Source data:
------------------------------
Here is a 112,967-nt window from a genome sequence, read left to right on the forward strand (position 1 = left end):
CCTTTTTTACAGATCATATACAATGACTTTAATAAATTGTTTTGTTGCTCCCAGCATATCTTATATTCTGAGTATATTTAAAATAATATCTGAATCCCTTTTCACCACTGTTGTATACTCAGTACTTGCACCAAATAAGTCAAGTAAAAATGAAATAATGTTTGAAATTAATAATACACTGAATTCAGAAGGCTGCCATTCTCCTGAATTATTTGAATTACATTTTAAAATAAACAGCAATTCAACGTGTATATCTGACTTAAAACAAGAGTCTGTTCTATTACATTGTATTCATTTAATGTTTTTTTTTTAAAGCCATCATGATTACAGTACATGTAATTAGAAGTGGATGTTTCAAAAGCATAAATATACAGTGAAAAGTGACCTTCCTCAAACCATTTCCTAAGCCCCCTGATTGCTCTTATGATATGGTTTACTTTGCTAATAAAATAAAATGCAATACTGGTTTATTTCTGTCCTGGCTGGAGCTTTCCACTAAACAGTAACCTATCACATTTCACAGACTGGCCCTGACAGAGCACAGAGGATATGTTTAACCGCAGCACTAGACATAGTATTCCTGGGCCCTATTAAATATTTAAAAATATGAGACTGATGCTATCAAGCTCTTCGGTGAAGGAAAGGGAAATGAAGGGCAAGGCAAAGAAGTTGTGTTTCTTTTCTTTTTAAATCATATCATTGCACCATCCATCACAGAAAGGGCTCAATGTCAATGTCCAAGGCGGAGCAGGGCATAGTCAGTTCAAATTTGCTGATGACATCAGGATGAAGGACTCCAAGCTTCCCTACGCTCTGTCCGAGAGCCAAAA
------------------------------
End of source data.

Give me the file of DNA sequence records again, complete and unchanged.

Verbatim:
Here is a 112,967-nt window from a genome sequence, read left to right on the forward strand (position 1 = left end):
CCTTTTTTACAGATCATATACAATGACTTTAATAAATTGTTTTGTTGCTCCCAGCATATCTTATATTCTGAGTATATTTAAAATAATATCTGAATCCCTTTTCACCACTGTTGTATACTCAGTACTTGCACCAAATAAGTCAAGTAAAAATGAAATAATGTTTGAAATTAATAATACACTGAATTCAGAAGGCTGCCATTCTCCTGAATTATTTGAATTACATTTTAAAATAAACAGCAATTCAACGTGTATATCTGACTTAAAACAAGAGTCTGTTCTATTACATTGTATTCATTTAATGTTTTTTTTTTAAAGCCATCATGATTACAGTACATGTAATTAGAAGTGGATGTTTCAAAAGCATAAATATACAGTGAAAAGTGACCTTCCTCAAACCATTTCCTAAGCCCCCTGATTGCTCTTATGATATGGTTTACTTTGCTAATAAAATAAAATGCAATACTGGTTTATTTCTGTCCTGGCTGGAGCTTTCCACTAAACAGTAACCTATCACATTTCACAGACTGGCCCTGACAGAGCACAGAGGATATGTTTAACCGCAGCACTAGACATAGTATTCCTGGGCCCTATTAAATATTTAAAAATATGAGACTGATGCTATCAAGCTCTTCGGTGAAGGAAAGGGAAATGAAGGGCAAGGCAAAGAAGTTGTGTTTCTTTTCTTTTTAAATCATATCATTGCACCATCCATCACAGAAAGGGCTCAATGTCAATGTCCAAGGCGGAGCAGGGCATAGTCAGTTCAAATTTGCTGATGACATCAGGATGAAGGACTCCAAGCTTCCCTACGCTCTGTCCGAGAGCCAAAA